• strict warning: Declaration of FeedsImporter::copy() should be compatible with FeedsConfigurable::copy(FeedsConfigurable $configurable) in /home/writezil/public_html/sites/all/modules/feeds/includes/FeedsImporter.inc on line 94.
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  • strict warning: Declaration of FeedsUserProcessor::map() should be compatible with FeedsProcessor::map($source_item, $target_item = NULL) in /home/writezil/public_html/sites/all/modules/feeds/plugins/FeedsUserProcessor.inc on line 195.
  • warning: preg_replace(): Compilation failed: disallowed Unicode code point (>= 0xd800 && <= 0xdfff) at offset 1809 in /home/writezil/public_html/modules/search/search.module on line 334.
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  • You must include at least one positive keyword with 3 characters or more.
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  • strict warning: Declaration of views_handler_sort_broken::ui_name() should be compatible with views_handler::ui_name($short = false) in /home/writezil/public_html/sites/all/modules/views/handlers/views_handler_sort.inc on line 82.
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  • strict warning: Non-static method view::load() should not be called statically in /home/writezil/public_html/sites/all/modules/views/views.module on line 843.
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  • strict warning: Non-static method view::load() should not be called statically in /home/writezil/public_html/sites/all/modules/views/views.module on line 843.
  • strict warning: Declaration of views_handler_argument::init() should be compatible with views_handler::init(&$view, $options) in /home/writezil/public_html/sites/all/modules/views/handlers/views_handler_argument.inc on line 745.
  • strict warning: Declaration of views_handler_argument_broken::ui_name() should be compatible with views_handler::ui_name($short = false) in /home/writezil/public_html/sites/all/modules/views/handlers/views_handler_argument.inc on line 770.

Home by Marilynne Robinson


Home is, in a sense, Marilynne Robinson’s companion to Gilead, which was published in 2004 to a good deal of critical attention and a couple of prestigious literary prizes. It concerns the same community in Iowa and the same people, but while Gilead focuses on John Ames, his much younger wife and their small son, in Home, Robinson turns her attention to Ames’ friend and fellow minister, Robert Boughton and his family, especially his troubled son Jack and Jack’s youngest sister, Glory. It is not necessary to read Gilead in order to appreciate Home, but I think they work so well together that it is a shame not to.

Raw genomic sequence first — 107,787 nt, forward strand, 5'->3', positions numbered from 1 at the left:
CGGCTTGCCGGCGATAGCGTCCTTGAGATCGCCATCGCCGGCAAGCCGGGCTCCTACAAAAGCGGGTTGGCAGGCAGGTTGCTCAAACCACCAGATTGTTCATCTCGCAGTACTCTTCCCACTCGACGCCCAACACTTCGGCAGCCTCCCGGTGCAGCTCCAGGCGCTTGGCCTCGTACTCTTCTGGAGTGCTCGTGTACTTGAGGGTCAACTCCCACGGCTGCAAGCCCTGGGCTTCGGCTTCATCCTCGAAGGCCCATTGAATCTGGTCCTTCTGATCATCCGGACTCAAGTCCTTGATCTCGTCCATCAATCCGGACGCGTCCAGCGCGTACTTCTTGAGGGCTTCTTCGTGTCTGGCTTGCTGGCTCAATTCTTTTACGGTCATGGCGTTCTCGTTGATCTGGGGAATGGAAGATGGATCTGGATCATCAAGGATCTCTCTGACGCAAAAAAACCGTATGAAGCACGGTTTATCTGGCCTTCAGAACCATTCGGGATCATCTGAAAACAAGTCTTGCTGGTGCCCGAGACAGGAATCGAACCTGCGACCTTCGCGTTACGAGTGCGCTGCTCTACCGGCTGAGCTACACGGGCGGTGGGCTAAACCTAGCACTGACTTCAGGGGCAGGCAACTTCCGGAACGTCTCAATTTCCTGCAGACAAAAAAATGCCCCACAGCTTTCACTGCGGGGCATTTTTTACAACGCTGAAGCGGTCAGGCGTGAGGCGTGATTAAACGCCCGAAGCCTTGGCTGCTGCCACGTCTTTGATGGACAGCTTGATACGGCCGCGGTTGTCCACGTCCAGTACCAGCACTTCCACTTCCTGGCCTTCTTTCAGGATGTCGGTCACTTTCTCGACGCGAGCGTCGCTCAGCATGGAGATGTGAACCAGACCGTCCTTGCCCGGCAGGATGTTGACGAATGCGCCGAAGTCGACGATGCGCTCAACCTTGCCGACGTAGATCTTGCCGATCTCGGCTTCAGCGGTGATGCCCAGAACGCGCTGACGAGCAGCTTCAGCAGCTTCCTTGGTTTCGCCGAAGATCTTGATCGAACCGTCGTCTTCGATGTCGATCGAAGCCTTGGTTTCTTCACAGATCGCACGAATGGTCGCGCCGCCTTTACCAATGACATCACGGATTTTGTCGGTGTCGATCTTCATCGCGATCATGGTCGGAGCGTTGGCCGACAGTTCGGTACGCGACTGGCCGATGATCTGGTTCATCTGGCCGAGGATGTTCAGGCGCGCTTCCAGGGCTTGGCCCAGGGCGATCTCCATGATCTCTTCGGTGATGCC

Marilynne Robinson knows her Bible and writes like a poet and the combination is absolutely ravishing. Having said that, if someone were to ask me what the book is about, I would have to say that it is about all the times you wish you’d kept your counsel. And all the times you wish you hadn’t.
There is a lot of history for the characters, but not a lot of plot, so anyone who wants a car-chase of a novel should look elsewhere. The principal characters in Home spend their time tip-toeing round each other unable to do right for doing wrong. We get their histories, hint by hint;  Marilynne Robinson knows that the best way to get the reader hooked is by not giving away too much, too soon.
The novel is set in the 1950s, in a community where television is only just beginning to challenge the dominance of radio and the printed word and where the struggles of the civil rights movement barely impinge, though it has a presence as does the inequality that gave rise to it. Gilead is not without its dark side, but its citizens are generally cheerful, wholesome and family-oriented. The church plays a major role in their daily lives, but their Christianity is not a harsh, ascetic faith; there is a lot of enjoyment to be had in simple pleasures such as gardening, baseball, and reading the newspaper. There is also a strong focus on food, as one would expect from a narrative concerning redemption and a homecoming. Good food is as much a part of daily life as theology and in some scenes, the reader gets both.